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SARSA case study in emerging infections$
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Angela McLean, Robert May, John Pattison, and Robin Weiss

Print publication date: 2005

Print ISBN-13: 9780198568193

Published to Oxford Scholarship Online: September 2007

DOI: 10.1093/acprof:oso/9780198568193.001.0001

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PRINTED FROM OXFORD SCHOLARSHIP ONLINE (www.oxfordscholarship.com). (c) Copyright Oxford University Press, 2019. All Rights Reserved. An individual user may print out a PDF of a single chapter of a monograph in OSO for personal use. date: 18 September 2019

Animal origins of SARS Coronavirus: possible links with the international trade in small carnivores

Animal origins of SARS Coronavirus: possible links with the international trade in small carnivores

Chapter:
(p.51) CHAPTER 9 Animal origins of SARS Coronavirus: possible links with the international trade in small carnivores
Source:
SARS
Author(s):

Diana J. Bell

Scott Roberton

Paul R. Hunter

Publisher:
Oxford University Press
DOI:10.1093/acprof:oso/9780198568193.003.0009

This chapter discusses the search for the wildlife reservoir of SARS-CoV. It starts by presenting the case for extending the search for the zoonotic reservoir in terms of both geographical area and the range of species investigated. It highlights regional ecological shifts associated with an illegal international wildlife trade and the growing ‘bush-meat’ trade, which simultaneously favours the emergence of new zoonotic infection risks to humans and poses the primary threat to biodiversity across the Indochina Hotspot. The chapter concludes with the presentation of possible solutions to this problem, including interdisciplinary collaboration with vertebrate and conservation biologists with specialist knowledge of potential host species and the wildlife trade.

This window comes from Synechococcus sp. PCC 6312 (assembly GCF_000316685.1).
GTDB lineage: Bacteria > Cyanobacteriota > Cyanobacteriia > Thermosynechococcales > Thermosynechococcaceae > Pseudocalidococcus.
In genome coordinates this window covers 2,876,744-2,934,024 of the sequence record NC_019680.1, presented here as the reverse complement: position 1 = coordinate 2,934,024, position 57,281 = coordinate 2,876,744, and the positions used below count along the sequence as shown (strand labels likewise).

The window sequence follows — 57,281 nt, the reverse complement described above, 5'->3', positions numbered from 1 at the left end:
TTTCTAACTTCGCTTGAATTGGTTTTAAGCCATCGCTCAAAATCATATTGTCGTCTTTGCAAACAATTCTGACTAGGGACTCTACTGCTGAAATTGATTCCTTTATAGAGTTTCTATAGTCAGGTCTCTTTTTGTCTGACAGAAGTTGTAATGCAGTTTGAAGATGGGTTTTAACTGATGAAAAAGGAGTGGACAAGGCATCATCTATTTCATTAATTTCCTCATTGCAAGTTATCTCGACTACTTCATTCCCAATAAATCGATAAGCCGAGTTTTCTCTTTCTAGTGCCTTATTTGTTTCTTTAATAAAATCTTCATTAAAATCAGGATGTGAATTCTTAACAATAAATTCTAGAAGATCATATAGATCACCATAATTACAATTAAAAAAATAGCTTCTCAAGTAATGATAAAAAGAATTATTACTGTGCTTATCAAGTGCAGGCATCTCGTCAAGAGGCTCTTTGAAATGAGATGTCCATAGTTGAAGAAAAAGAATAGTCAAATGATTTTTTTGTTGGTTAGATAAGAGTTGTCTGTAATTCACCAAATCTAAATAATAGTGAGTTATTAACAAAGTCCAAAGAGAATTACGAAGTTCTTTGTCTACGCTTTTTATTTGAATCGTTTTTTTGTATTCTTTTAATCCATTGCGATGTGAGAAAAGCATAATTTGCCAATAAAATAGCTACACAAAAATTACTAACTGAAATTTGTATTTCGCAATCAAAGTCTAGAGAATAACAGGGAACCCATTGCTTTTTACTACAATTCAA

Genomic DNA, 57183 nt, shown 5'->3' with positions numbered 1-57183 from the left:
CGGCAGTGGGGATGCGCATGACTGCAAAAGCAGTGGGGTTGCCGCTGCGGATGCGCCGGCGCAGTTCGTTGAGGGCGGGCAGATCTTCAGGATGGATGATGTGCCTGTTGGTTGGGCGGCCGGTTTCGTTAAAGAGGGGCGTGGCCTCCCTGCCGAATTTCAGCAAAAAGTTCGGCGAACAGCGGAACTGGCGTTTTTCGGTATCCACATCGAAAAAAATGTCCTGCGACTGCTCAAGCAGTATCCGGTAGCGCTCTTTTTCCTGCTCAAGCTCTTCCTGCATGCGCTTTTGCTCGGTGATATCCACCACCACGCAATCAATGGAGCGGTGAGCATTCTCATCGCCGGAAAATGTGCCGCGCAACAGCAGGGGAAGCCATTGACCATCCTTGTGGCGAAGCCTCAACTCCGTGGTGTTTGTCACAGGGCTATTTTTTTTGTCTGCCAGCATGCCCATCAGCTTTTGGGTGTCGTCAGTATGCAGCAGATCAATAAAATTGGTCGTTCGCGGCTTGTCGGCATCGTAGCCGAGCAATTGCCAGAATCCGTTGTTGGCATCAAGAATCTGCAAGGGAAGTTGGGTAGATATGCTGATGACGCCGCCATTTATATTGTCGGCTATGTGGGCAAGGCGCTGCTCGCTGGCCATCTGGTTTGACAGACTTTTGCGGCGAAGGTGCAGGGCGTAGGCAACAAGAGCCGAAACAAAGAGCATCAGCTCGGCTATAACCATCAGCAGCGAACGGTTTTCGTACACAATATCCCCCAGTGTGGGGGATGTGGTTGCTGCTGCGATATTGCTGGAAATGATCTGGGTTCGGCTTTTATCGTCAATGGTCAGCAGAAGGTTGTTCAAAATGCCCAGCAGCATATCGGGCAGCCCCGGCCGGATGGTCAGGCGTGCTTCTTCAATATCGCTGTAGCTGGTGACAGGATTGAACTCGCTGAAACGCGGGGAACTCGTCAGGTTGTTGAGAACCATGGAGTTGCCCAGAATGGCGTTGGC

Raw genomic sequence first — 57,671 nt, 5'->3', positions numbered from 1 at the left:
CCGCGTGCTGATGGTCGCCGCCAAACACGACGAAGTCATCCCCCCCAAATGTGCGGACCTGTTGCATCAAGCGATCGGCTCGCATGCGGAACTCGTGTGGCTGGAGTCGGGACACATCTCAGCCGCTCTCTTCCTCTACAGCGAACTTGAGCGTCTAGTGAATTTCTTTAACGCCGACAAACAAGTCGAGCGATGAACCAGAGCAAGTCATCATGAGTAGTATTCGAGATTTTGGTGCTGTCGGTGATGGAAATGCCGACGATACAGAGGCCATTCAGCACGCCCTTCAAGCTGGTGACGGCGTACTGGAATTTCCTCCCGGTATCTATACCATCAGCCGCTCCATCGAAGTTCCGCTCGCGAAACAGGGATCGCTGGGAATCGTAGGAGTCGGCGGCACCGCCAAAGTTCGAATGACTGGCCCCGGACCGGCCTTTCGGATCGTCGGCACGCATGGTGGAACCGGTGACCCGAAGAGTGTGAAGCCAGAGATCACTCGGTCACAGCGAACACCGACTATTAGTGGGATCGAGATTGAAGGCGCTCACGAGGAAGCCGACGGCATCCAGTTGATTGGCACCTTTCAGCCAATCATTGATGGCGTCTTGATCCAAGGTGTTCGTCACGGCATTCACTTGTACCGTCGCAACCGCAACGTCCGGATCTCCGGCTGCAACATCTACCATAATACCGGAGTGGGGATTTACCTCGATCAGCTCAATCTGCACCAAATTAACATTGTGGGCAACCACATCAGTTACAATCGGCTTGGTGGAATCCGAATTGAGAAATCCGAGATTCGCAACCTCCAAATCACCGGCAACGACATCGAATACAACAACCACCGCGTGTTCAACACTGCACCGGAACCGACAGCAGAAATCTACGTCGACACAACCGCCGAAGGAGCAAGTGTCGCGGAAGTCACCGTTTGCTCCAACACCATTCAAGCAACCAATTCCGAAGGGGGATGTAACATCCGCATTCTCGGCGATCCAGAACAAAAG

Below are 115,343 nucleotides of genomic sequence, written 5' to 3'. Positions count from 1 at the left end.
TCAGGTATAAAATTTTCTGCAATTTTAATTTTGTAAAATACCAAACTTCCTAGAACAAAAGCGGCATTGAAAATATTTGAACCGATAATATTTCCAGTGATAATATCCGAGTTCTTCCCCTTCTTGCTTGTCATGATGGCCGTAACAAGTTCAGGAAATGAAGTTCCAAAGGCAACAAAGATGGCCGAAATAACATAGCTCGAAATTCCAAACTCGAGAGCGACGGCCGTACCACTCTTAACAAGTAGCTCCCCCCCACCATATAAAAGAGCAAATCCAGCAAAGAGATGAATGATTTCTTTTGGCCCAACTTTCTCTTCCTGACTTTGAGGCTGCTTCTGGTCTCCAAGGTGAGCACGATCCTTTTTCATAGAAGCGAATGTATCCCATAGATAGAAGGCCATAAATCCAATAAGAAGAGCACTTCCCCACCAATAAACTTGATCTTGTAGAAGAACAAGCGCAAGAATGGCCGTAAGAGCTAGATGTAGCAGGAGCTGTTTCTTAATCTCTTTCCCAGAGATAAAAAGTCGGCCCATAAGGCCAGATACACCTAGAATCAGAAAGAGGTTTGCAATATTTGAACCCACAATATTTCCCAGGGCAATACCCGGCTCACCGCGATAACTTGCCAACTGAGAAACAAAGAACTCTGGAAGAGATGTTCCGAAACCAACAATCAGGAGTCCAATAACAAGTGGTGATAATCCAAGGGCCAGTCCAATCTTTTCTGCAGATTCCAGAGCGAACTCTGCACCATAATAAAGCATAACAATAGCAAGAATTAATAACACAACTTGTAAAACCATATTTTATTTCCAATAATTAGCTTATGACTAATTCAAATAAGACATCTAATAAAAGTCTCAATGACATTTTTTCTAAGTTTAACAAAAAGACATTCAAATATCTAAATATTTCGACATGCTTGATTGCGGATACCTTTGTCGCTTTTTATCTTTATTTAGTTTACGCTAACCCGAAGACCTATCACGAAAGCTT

Keywords:   wildlife reservoir, ecological shifts, wildlife trade, bush-meat trade, zoonotic infection, biodiversity, Indochina, interdisciplinary collaboration, host species

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